Way too fast (Multiple Tables 9/10)


#1

I didn’t have any trouble with this course up until the late excersises in Multiple Tables. I think you move way too fast here.

Could someone please explain step by step what’s going on in this code, especially the last part:

WITH previous_query AS (
SELECT customer_id,
COUNT(subscription_id) AS ‘subscriptions’
FROM orders
GROUP BY customer_id
)
SELECT customers.customer_name,
previous_query.subscriptions
FROM previous_query
JOIN customers
ON previous_query.customer_id = customers.customer_id;


#2

Hi @borgelin,

Disclaimer: I have not performed this lesson, so if i cover anything you already know, please excuse that. :slight_smile:

This is what is known as a CTE (Common Table Expression).
Although it is not, for simplicity think of it as a type of reversed derived table: In the sense that you are pulling in data from a result set you made on the fly, but instead of it being created after the select it is created before. I understand the order by which SQL engine builds queries, I am simply referring to how it is read not how it is built :slight_smile:

With that in mind. CTE’s start by using the WITH statement, and then the alias name you want to use to reference the data this result set will make:

WITH someAliasName AS ( 
   --Put the result set you want to query against in here, between parens
)

As the comment above then calls out, you define a result set by writing a SQL statement of sorts in between the parens. It should be noted you can define more than one, but that is beyond the scope of this reply :slight_smile:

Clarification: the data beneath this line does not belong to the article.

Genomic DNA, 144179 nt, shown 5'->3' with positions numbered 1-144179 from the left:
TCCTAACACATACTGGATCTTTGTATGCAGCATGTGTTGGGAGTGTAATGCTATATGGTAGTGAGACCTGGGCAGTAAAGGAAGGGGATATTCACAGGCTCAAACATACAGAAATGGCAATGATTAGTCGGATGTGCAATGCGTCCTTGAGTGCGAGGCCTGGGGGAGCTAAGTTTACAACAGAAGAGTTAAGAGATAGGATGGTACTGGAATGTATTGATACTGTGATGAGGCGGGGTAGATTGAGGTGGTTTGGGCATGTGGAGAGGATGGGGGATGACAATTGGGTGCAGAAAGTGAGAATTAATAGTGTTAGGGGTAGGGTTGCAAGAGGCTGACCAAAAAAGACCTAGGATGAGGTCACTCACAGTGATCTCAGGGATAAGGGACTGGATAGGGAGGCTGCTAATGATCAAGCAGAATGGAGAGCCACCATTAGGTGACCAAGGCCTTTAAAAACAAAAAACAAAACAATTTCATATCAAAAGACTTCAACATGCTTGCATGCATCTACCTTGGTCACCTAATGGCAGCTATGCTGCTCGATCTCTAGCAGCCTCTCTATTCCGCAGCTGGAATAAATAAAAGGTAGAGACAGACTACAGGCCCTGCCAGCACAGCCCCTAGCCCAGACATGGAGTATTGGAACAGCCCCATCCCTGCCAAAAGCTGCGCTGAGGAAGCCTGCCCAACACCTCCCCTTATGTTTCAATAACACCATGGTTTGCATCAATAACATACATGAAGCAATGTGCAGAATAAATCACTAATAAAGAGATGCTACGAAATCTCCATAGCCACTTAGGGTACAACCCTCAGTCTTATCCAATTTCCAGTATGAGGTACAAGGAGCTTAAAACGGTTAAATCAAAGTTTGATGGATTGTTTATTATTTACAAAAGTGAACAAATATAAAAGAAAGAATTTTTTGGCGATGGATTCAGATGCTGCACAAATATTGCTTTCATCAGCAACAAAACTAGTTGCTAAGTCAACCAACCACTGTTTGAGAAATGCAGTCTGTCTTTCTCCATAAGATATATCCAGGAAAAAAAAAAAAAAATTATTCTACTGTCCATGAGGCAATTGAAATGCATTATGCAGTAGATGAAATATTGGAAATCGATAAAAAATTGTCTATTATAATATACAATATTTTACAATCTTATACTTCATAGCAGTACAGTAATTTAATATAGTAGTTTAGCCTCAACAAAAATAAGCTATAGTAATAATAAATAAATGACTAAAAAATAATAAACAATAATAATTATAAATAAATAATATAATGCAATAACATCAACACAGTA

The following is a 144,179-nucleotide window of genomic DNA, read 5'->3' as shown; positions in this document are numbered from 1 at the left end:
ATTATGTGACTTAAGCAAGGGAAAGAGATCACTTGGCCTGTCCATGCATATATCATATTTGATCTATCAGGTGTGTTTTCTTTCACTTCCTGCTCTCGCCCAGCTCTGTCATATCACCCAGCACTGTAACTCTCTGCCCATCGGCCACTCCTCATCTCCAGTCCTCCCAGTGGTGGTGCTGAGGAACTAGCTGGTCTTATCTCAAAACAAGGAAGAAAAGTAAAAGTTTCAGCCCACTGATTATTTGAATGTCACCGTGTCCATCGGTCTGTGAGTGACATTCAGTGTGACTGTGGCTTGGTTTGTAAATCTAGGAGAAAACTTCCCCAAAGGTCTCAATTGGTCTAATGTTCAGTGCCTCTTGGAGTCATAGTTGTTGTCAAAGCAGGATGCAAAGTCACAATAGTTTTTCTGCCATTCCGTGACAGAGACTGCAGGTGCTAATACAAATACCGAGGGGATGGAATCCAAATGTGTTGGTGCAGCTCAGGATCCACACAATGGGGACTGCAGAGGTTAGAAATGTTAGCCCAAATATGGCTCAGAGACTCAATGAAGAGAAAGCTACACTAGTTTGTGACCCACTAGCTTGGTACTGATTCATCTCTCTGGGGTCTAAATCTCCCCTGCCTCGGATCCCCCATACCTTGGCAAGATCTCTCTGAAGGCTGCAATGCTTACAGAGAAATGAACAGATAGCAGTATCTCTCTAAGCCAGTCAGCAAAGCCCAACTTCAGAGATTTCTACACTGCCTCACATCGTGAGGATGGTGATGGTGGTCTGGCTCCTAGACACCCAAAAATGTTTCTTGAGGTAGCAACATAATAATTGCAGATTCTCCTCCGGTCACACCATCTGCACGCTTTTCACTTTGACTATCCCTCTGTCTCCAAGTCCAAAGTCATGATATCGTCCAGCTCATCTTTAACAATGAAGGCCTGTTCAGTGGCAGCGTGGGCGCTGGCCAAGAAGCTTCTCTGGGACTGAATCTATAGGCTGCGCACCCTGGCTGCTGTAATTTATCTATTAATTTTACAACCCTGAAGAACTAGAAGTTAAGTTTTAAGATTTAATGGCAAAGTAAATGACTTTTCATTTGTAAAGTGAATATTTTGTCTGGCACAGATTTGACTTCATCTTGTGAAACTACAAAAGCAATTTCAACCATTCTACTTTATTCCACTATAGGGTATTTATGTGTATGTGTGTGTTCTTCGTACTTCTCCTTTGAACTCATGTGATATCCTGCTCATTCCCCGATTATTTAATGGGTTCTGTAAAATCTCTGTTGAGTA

SELECT customer_id,
COUNT(subscription_id) AS ‘subscriptions’
FROM orders
GROUP BY customer_id

So, at this moment, we created a table, that is giving us back, a COUNT of subscriptions, for each Customer’s ID.

Now, the thing is although we’ve defined, for want of a better term, the data set, we haven’t actually accessed it yet, and for CTE’s that’s where we SELECT from, after the data set is built. Think of it as if you’re saying, from what I have created, I now want to SELECT this and this.

WITH someAliasName AS (
   SELECT customer_id,
   COUNT(subscription_id) AS ‘subscriptions’
   FROM orders
   GROUP BY customer_id
)
SELECT theFieldsIWant
FROM the someAliasName CTE I just made above

And that is really all there is to it.

It just goes one step further in this case, because just like Temp Tables, Dervied Tables and Views, CTE’s can be joined on to other SQL Objects, like other tables, to help filter and produce specific result set. They are, as the name calls out, just another type of TABLE after all.

That’s what the last piece does.

WITH someAliasName AS (
   SELECT customer_id,
   COUNT(subscription_id) AS ‘subscriptions’
   FROM orders
   GROUP BY customer_id
)
SELECT theFieldsIWant
FROM the someAliasName CTE I just made above
   INNER JOIN someOtherTableICanCorrelateOn;

As to the break down here; it looks like we basically took a COUNT of subscriptions for each Customer ID we have from the ORDERS table. This makes up the CTE we’re going to reference.